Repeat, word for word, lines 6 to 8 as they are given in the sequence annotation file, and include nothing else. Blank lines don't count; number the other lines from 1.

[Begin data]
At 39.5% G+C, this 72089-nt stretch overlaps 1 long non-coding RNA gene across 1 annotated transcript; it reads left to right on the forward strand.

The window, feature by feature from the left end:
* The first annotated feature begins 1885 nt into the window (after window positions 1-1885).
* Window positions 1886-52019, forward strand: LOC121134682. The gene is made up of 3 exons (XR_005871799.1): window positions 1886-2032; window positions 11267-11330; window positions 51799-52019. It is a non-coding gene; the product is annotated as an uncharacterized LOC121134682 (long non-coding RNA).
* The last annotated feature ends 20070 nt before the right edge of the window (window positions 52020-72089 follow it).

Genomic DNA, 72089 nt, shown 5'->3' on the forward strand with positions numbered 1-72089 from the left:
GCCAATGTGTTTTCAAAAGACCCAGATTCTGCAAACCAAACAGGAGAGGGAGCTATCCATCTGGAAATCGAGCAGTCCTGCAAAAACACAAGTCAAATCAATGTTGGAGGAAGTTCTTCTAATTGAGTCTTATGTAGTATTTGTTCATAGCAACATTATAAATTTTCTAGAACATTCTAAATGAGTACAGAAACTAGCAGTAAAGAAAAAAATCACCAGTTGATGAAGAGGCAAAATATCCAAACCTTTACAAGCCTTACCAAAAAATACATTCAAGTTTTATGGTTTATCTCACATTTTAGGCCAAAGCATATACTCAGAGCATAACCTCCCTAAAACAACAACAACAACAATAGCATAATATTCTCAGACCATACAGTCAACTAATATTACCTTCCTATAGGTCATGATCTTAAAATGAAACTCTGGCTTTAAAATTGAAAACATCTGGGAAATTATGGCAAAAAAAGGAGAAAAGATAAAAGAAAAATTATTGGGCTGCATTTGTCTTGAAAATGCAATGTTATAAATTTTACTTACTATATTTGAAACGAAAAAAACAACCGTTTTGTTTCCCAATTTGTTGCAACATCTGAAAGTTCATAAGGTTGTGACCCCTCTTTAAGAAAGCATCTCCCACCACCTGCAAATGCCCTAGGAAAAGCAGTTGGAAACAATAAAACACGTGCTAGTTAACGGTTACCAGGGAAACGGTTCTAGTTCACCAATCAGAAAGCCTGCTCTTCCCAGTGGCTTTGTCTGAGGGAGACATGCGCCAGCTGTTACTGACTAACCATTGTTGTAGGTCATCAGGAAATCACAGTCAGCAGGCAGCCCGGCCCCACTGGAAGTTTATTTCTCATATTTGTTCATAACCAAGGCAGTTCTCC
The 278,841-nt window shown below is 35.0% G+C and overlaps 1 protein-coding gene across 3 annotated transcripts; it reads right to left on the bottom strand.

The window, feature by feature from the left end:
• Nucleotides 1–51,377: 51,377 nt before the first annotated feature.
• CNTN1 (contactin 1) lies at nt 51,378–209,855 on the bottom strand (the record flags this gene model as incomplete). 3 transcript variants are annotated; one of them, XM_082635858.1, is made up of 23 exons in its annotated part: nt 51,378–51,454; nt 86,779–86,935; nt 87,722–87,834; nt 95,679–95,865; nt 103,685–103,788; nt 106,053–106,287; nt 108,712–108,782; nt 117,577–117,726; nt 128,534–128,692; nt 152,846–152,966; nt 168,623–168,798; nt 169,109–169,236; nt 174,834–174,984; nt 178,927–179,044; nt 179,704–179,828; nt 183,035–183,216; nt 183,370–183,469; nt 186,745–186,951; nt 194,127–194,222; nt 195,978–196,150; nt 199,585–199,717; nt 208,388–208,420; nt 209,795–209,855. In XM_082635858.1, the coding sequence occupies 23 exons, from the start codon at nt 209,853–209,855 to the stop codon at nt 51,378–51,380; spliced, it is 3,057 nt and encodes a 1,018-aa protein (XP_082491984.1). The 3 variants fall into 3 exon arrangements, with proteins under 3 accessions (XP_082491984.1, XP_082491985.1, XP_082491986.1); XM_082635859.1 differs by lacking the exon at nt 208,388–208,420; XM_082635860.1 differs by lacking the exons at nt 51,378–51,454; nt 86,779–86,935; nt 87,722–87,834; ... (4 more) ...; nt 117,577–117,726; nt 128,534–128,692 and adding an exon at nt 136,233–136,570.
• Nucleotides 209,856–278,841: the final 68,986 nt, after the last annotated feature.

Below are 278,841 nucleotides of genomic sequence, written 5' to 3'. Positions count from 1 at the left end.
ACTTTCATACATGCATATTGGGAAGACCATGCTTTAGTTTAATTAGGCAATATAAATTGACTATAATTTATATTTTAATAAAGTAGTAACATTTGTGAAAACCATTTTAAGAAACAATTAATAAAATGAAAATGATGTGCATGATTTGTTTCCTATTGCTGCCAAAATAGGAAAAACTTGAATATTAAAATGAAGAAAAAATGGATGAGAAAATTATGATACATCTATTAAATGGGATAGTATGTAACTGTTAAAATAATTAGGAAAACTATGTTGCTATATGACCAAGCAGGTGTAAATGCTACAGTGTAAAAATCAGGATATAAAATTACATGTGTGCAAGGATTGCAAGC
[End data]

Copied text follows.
Genomic DNA, 72089 nt, shown 5'->3' on the forward strand with positions numbered 1-72089 from the left:
GCCAATGTGTTTTCAAAAGACCCAGATTCTGCAAACCAAACAGGAGAGGGAGCTATCCATCTGGAAATCGAGCAGTCCTGCAAAAACACAAGTCAAATCAATGTTGGAGGAAGTTCTTCTAATTGAGTCTTATGTAGTATTTGTTCATAGCAACATTATAAATTTTCTAGAACATTCTAAATGAGTACAGAAACTAGCAGTAAAGAAAAAAATCACCAGTTGATGAAGAGGCAAAATATCCAAACCTTTACAAGCCTTACCAAAAAATACATTCAAGTTTTATGGTTTATCTCACATTTTAGGCCAAAGCATATACTCAGAGCATAACCTCCCTAAAACAACAACAACAACAATAGCATAATATTCTCAGACCATACAGTCAACTAATATTACCTTCCTATAGGTCATGATCTTAAAATGAAACTCTGGCTTTAAAATTGAAAACATCTGGGAAATTATGGCAAAAAAAGGAGAAAAGATAAAAGAAAAATTATTGGGCTGCATTTGTCTTGAAAATGCAATGTTATAAATTTTACTTACTATATTTGAAACGAAAAAAACAACCGTTTTGTTTCCCAATTTGTTGCAACATCTGAAAGTTCATAAGGTTGTGACCCCTCTTTAAGAAAGCATCTCCCACCACCTGCAAATGCCCTAGGAAAAGCAGTTGGAAACAATAAAACACGTGCTAGTTAACGGTTACCAGGGAAACGGTTCTAGTTCACCAATCAGAAAGCCTGCTCTTCCCAGTGGCTTTGTCTGAGGGAGACATGCGCCAGCTGTTACTGACTAACCATTGTTGTAGGTCATCAGGAAATCACAGTCAGCAGGCAGCCCGGCCCCACTGGAAGTTTATTTCTCATATTTGTTCATAACCAAGGCAGTTCTCC
The 278,841-nt window shown below is 35.0% G+C and overlaps 1 protein-coding gene across 3 annotated transcripts; it reads right to left on the bottom strand.